Clara Huntington’s Lasting Tribute to Her Father

Posted on May 27, 2020 by Suzanne Oatey | Comments (0)

Clara Huntington and her father, Henry E. Huntington, ca. 1900. Detail from a group family portrait taken in Oneonta, New York, where both Henry and Clara were born. The Huntington Library, Art Museum, and Botanical Gardens.
Clara Huntington and her father, Henry E. Huntington, ca. 1900. Detail from a group family portrait taken in Oneonta, New York, where both Henry and Clara were born. The Huntington Library, Art Museum, and Botanical Gardens.

She was the eldest of three daughters from Henry E. Huntington's first marriage and shared her father's appreciation for art, books, and the beauty of California. Clara Leonora Huntington (1878–1965), often described in newspapers as a "sculptor and railroad heiress," was a trained artist, and she left behind a tribute to her beloved father at his beloved library—a marble sculpture of him that you may have walked past, not knowing its history.

Clara, or “Peggy” as she was called, began the sculpture as her father became ill in his last years. She sat at his bedside and modelled a likeness of him over five days, finishing before he died on May 23, 1927. The final artwork was a marble bas-relief, a life-size depiction of her father in profile, intended to be placed at the Huntington Library he had founded.

Clara Huntington’s marble bas relief sculpture of Henry E. Huntington. The Huntington Library, Art Museum, and Botanical Gardens.
Clara Huntington’s marble bas-relief sculpture of Henry E. Huntington. The Huntington Library, Art Museum, and Botanical Gardens.

The sculpture was formally unveiled at The Huntington in November 1930. The Fourth Annual Report noted that “a bas-relief in marble of the Founder, [was] made and presented by his daughter, Mrs. Clara Huntington. Invitations were extended only to members of Mr. Huntington’s family, to a few of their intimate friends, and to the staff of the Library.” The sculpture was originally placed in the Library Exhibition Hall, but now is mounted outside, on a wall adjacent to the domed Rose Hills Foundation Garden Court.

Clara was born in Oneonta, New York, in 1878, but she lived most of her life in the San Francisco Bay Area. Henry and his first wife, Mary Alice Prentice Huntington, moved the family to San Francisco in the 1890s. The society pages of the San Francisco Examiner announced Clara’s engagement to Gilbert B. Perkins in 1901, but also lamented: “Miss Clara Huntington cares little for society; she is an athletic girl and extremely fond of books.” Did she and her father talk about books?

Clara Huntington in her “artist” mode, ca. 1930. The Huntington Library, Art Museum, and Botanical Gardens.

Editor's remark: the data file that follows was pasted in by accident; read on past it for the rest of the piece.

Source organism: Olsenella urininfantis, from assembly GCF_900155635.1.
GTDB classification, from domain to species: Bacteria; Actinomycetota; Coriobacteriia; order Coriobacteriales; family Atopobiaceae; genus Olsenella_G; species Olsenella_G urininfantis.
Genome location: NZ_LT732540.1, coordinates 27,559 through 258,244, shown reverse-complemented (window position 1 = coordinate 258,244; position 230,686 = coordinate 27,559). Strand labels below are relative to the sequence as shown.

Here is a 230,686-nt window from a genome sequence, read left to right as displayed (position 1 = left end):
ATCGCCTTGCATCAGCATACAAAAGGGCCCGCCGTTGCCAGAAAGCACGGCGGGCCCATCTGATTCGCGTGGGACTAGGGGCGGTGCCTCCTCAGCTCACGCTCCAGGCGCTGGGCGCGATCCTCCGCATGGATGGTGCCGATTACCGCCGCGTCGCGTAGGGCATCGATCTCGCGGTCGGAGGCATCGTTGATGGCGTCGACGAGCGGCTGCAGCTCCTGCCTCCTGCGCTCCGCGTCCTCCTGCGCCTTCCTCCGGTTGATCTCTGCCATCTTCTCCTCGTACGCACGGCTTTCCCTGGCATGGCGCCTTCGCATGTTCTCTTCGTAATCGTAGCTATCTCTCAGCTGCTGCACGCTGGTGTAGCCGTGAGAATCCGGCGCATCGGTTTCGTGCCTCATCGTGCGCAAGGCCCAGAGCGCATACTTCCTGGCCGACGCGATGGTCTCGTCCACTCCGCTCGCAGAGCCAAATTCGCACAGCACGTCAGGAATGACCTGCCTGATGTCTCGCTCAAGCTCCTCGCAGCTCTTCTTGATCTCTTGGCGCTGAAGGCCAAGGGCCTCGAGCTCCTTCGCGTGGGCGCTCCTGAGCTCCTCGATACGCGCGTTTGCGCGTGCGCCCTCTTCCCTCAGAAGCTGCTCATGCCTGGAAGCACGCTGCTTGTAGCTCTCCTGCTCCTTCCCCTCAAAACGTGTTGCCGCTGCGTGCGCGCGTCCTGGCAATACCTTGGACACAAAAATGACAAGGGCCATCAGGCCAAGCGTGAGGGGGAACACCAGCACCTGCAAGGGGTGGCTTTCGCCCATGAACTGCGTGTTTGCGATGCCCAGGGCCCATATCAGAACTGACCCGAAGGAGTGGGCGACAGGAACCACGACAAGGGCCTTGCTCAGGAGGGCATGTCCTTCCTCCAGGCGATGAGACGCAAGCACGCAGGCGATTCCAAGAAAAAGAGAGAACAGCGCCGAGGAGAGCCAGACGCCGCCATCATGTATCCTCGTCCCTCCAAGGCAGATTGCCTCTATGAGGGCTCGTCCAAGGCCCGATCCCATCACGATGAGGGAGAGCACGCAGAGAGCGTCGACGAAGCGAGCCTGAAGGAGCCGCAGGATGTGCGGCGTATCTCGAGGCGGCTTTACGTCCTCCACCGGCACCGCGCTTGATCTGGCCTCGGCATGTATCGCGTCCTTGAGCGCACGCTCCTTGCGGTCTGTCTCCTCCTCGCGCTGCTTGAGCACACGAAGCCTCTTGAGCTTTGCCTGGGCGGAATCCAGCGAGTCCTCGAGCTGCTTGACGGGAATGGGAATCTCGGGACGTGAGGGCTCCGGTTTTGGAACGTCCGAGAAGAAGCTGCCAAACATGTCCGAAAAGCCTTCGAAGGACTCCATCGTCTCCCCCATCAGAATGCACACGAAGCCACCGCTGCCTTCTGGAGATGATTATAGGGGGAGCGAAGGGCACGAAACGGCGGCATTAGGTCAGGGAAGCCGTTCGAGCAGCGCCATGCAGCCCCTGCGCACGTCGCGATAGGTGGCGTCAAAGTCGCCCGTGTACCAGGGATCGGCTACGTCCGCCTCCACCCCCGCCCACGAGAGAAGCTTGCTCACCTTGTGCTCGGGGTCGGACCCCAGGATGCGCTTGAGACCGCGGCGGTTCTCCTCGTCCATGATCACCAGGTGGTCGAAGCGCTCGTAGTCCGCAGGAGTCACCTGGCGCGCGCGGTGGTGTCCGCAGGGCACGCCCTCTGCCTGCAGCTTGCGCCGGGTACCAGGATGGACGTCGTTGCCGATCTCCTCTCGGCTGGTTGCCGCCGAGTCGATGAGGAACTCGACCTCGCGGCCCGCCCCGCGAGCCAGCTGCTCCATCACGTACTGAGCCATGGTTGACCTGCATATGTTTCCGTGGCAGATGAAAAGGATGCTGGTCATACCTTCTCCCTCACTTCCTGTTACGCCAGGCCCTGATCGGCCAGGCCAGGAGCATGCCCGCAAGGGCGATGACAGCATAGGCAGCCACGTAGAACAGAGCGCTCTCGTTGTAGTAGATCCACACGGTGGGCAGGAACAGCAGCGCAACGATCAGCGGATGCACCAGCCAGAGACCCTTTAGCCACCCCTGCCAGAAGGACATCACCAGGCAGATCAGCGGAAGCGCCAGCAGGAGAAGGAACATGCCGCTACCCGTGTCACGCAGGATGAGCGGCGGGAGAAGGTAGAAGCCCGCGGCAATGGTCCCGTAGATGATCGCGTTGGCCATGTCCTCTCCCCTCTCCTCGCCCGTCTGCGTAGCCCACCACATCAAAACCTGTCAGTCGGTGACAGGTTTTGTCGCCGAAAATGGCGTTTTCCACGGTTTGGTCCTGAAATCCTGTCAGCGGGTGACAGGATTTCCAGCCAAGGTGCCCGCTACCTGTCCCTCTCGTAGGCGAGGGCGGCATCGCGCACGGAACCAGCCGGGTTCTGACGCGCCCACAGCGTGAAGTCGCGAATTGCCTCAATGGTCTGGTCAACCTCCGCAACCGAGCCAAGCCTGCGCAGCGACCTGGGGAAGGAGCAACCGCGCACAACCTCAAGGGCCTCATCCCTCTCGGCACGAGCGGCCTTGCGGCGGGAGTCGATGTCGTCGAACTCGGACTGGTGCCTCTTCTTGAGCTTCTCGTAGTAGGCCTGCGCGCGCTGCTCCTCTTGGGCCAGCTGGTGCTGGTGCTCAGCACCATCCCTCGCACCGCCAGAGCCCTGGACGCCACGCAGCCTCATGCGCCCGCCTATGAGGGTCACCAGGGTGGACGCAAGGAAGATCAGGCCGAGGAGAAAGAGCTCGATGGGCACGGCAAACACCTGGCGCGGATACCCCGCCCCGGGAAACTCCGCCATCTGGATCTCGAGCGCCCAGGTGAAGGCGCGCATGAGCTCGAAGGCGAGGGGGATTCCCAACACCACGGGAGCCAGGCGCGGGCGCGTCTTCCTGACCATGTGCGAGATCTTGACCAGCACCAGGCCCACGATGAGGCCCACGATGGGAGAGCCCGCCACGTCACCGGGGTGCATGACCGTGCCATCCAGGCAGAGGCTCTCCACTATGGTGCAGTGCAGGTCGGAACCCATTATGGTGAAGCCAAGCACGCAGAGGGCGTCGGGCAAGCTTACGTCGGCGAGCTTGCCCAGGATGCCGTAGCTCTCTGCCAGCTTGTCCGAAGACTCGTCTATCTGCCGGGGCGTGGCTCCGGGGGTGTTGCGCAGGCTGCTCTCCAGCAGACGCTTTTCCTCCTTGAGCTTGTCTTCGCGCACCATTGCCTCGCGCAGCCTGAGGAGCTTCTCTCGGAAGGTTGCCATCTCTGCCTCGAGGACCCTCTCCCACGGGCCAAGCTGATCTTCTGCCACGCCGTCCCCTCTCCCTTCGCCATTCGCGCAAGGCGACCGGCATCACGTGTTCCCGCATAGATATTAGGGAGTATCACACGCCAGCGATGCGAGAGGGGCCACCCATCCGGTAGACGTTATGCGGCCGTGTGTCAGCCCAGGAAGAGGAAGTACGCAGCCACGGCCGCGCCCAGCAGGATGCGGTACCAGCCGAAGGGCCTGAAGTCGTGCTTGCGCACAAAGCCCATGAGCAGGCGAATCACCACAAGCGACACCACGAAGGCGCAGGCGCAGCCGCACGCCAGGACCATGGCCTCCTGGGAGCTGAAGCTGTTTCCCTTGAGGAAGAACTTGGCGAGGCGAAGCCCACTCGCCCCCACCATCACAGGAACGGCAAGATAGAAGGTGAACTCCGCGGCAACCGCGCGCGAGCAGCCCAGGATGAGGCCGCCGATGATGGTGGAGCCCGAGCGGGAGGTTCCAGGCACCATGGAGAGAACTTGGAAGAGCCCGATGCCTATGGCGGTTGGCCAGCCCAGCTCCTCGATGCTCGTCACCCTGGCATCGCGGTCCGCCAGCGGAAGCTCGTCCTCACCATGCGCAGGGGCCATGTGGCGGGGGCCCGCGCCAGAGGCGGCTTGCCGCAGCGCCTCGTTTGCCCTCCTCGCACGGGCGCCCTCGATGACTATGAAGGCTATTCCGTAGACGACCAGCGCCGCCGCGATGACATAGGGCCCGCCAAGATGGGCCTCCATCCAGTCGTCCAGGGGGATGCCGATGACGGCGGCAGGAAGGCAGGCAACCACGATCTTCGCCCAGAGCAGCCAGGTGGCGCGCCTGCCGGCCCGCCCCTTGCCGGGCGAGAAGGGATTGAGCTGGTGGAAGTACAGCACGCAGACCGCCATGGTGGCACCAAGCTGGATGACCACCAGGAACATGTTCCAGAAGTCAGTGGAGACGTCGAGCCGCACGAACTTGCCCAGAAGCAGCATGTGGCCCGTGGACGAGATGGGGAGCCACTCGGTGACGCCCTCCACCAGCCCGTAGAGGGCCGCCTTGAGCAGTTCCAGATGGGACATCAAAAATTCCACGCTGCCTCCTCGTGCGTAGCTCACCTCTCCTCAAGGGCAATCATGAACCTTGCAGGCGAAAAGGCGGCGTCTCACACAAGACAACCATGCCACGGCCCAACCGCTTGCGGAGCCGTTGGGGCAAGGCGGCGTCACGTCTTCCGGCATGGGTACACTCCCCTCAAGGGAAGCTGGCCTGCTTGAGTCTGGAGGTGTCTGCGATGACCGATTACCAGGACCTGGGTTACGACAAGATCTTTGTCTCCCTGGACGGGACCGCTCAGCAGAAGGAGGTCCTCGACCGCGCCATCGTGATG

Clara Huntington, ca. 1930. Clara was one of four children born to Henry E. Huntington and his first wife, Mary Alice Prentice Huntington. After her divorce from Gilbert Perkins, Clara legally took back the name Huntington for herself and her three children. The Huntington Library, Art Museum, and Botanical Gardens.

Clara began her career as an artist in earnest following her divorce from Perkins, with whom she had three children. She attended the San Francisco Art Institute, studied under Leo Lentelli in New York, and under sculptor Arturo Dazzi in Rome. One of the pieces she created in Rome was “Youth,” a bas-relief of three dancing women, that hangs in a courtyard at the Berkeley City Club designed by Julia Morgan. She created a bronze of St. Francis that was exhibited in the Golden Gate Park Exposition of 1939. The Huntington also has one of her St. Francis bronze statues, which you may have seen if you have visited the Lily Ponds—it stands among the bamboo.

In 1919, Clara commissioned Julia Morgan to design an Italian-style villa for her in Los Gatos, then an agricultural area dotted with oaks, south of San Francisco. The descriptions of the residence and surroundings sound like something Henry would have built—a home situated to enjoy the outdoors, with loggias, patios, fountains, and walking paths among citrus trees, orchards, and gardens. The residence still stands. In her last years, “Mrs. Huntington,” as she was known, primarily resided in a Victorian house on Russian Hill in San Francisco. She died in 1965.

Clara Huntington’s bronze statue of St. Francis at The Huntington’s Lily Ponds. The Huntington Library, Art Museum, and Botanical Gardens.
Clara Huntington’s bronze statue of St. Francis at The Huntington’s Lily Ponds. The Huntington Library, Art Museum, and Botanical Gardens.

In the future, when The Huntington is open again, take a minute to stop and notice the marble portrait of Henry Huntington made by his daughter, and look for Clara’s stylized initials carved into the corner.

Suzanne Oatey is a processing archivist in the Library’s Acquisitions, Cataloging, and Metadata Services department at The Huntington.

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